T 0667/01 (Optical recording medium/SANYO) of 15.2.2006

European Case Law Identifier: ECLI:EP:BA:2006:T066701.20060215
Date of decision: 15 February 2006
Case number: T 0667/01
Application number: 90109147.0
IPC class: G11B 7/24
Language of proceedings: EN
Download and more information:
Decision text in EN (PDF, 83.146K)
Documentation of the appeal procedure can be found in the Register
Bibliographic information is available in: EN
Versions: Unpublished
Title of application: Optical recording medium and a system comprising a reproduction apparatus and the optical recording medium
Applicant name: SANYO ELECTRIC CO., LTD.
Opponent name: Akzo Nobel N.V.
Board: 3.5.03

Headnote

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Relevant legal provisions:
European Patent Convention 1973 Art 54(2)
European Patent Convention 1973 Art 54(3)
European Patent Convention 1973 Art 123(2)
Keywords: Novelty - public availability (no)
Novelty - prior European application (yes, after amendment)
Amendments - disclaimer with respect to prior European application (admissible)
Catchwords:

-

Cited decisions:
G 0004/92
G 0001/03
T 1212/97
Citing decisions:
T 1057/09

Summary of Facts and Submissions

I. This is an appeal against the decision by the opposition division, posted on 11 April 2001, to revoke European Patent No 0 398 255.

II. The decision of the opposition division to revoke the patent was based on the grounds of Art. 100(a) EPC. Inter alia the following documents were cited:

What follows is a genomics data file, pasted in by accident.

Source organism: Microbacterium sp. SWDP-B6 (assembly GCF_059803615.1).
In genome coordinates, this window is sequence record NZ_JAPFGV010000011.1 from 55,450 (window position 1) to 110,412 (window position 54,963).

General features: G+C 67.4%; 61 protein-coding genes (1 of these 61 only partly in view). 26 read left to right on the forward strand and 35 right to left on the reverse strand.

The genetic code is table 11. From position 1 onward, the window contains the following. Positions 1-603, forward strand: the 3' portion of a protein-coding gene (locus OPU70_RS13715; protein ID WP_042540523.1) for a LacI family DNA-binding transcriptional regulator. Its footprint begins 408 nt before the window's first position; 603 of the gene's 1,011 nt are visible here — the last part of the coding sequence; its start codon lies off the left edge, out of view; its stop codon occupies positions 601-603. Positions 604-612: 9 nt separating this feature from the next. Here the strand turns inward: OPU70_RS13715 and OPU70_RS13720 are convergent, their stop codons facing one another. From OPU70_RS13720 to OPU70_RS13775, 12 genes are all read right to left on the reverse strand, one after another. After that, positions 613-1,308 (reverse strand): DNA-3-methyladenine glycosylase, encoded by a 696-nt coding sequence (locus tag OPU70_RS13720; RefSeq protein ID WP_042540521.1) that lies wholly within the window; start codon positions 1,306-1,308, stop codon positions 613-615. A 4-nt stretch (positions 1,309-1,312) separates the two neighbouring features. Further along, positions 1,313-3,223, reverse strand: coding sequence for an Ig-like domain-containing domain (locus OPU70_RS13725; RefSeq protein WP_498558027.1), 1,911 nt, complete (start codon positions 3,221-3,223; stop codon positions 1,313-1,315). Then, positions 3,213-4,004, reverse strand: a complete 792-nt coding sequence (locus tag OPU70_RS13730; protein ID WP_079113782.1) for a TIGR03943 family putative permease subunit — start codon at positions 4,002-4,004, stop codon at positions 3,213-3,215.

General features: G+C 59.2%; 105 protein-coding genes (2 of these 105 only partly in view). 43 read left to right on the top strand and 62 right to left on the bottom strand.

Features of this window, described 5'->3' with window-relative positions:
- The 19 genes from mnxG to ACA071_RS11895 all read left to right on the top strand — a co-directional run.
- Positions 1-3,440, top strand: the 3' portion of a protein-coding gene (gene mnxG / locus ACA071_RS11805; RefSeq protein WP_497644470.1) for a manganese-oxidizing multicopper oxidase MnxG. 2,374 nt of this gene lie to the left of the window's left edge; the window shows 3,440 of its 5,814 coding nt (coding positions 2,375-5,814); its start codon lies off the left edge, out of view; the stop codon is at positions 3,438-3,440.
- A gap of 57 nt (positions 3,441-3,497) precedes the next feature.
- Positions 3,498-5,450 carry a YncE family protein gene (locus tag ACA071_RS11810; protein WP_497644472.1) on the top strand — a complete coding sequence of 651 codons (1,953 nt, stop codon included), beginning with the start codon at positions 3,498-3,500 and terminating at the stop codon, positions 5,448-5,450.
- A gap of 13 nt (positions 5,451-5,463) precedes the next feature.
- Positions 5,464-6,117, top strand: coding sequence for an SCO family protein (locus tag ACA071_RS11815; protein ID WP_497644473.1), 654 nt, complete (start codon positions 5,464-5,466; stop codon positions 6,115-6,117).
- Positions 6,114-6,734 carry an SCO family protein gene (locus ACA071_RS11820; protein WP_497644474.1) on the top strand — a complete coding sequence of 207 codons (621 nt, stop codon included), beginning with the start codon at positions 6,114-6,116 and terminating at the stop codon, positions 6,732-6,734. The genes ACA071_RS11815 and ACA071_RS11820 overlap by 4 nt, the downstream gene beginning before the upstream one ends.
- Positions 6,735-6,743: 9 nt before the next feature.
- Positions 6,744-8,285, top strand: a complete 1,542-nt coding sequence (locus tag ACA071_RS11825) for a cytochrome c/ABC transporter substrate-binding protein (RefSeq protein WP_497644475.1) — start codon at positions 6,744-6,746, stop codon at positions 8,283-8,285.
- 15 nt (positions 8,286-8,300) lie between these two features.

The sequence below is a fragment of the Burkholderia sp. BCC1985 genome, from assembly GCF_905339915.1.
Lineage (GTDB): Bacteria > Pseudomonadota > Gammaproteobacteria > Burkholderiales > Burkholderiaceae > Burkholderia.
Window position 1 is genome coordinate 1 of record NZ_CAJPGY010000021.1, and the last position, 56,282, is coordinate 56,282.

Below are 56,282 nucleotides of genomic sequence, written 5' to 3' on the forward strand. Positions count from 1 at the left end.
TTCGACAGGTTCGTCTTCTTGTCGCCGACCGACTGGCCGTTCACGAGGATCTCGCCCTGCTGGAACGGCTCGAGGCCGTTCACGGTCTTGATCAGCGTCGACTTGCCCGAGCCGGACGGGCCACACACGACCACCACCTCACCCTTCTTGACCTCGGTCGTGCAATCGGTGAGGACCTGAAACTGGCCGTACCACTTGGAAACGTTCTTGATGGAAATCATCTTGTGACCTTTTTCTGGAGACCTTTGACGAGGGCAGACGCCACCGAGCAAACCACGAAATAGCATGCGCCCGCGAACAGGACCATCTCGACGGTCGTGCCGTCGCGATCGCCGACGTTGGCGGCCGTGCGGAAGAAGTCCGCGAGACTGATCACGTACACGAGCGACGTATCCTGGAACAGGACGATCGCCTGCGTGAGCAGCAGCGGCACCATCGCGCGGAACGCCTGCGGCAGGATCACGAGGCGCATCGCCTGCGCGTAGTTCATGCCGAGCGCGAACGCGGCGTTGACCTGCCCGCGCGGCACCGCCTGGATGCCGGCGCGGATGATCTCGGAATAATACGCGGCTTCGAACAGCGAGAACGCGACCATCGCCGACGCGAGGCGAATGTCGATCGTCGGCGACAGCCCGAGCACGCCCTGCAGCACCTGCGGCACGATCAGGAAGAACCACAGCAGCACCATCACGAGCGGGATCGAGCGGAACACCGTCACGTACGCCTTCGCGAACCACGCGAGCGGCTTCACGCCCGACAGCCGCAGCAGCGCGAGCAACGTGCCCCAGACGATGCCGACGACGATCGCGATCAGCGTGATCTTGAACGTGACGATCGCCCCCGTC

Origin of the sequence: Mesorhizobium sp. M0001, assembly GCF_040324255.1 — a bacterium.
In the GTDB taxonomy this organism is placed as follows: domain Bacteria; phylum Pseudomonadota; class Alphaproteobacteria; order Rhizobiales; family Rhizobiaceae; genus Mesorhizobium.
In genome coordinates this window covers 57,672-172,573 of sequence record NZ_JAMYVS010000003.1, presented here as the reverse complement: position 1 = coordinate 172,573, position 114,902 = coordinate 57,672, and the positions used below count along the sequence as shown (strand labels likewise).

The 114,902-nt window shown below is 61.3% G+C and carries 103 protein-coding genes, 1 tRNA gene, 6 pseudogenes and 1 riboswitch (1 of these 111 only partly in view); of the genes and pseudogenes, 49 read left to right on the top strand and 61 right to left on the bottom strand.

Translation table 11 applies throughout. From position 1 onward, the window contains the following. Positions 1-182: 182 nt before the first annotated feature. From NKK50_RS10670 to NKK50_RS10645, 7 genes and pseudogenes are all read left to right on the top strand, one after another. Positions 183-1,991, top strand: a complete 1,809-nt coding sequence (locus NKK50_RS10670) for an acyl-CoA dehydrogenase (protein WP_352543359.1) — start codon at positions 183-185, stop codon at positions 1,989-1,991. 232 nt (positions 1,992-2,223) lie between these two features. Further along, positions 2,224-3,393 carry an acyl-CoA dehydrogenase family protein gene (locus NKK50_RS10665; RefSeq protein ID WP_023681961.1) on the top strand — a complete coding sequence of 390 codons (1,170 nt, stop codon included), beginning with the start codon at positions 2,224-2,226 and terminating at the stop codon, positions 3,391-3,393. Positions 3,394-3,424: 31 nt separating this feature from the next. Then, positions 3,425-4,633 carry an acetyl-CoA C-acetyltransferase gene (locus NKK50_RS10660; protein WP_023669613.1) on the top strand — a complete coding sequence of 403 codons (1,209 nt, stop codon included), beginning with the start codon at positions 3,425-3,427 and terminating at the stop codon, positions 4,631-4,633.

D6: EP-A-0 376 327

D9: "CD-compatible write-once disc with high refrectivity [sic]", by E. Hamada, Y. Shin and T. Ishiguro, in Proceedings of the SPIE, The International Society for Optical Engineering (1989), vol. 1078, p. 80-87

III. In their decision, the opposition division apparently considered the content of D9 to have been made available to the public before the priority date. The subject-matter of independent claims 1 and 3 of the main request was held not to be new having regard to the disclosure of D6 or D9. The same was said to apply to claim 1 of the first auxiliary request, which was identical to claim 3 of the main request. The subject-matter of claim 1 of the second as well as of the third auxiliary request was considered not to involve an inventive step with respect to the disclosure of D9.

IV. The appellant (patentee) appealed on 11 June 2001 with the corresponding grounds of appeal being submitted on 9 August 2001. The appellant requested that the decision be set aside and the patent be maintained in amended form based on the claims of a main request, or first, second or third auxiliary requests. As a further auxiliary measure, maintenance of the patent based on the above requests but without the disclaimer present in certain independent claims was requested. As a further auxiliary measure, oral proceedings were requested.

The appellant submitted that the subject-matter of claim 1 according to the newly filed main request was novel having regard to the disclosure of D6 and involved an inventive step having regard to the disclosure of D9, even if this document was part of the state of the art.

V. In the course of the appeal proceedings the following additional documents were introduced:

E1: Letter by Mr. E. A. Pepper, SPIE director of publications, dated 22 May 2001 and relating to the publication date of D9

E2: Computer printout relating to the publication date of D9

E3: Document with the title "That's CD-R" by the same authors as D9 with similar content to that of D9

E4: Declaration by Mr. E. Hamada dated 10 September 2001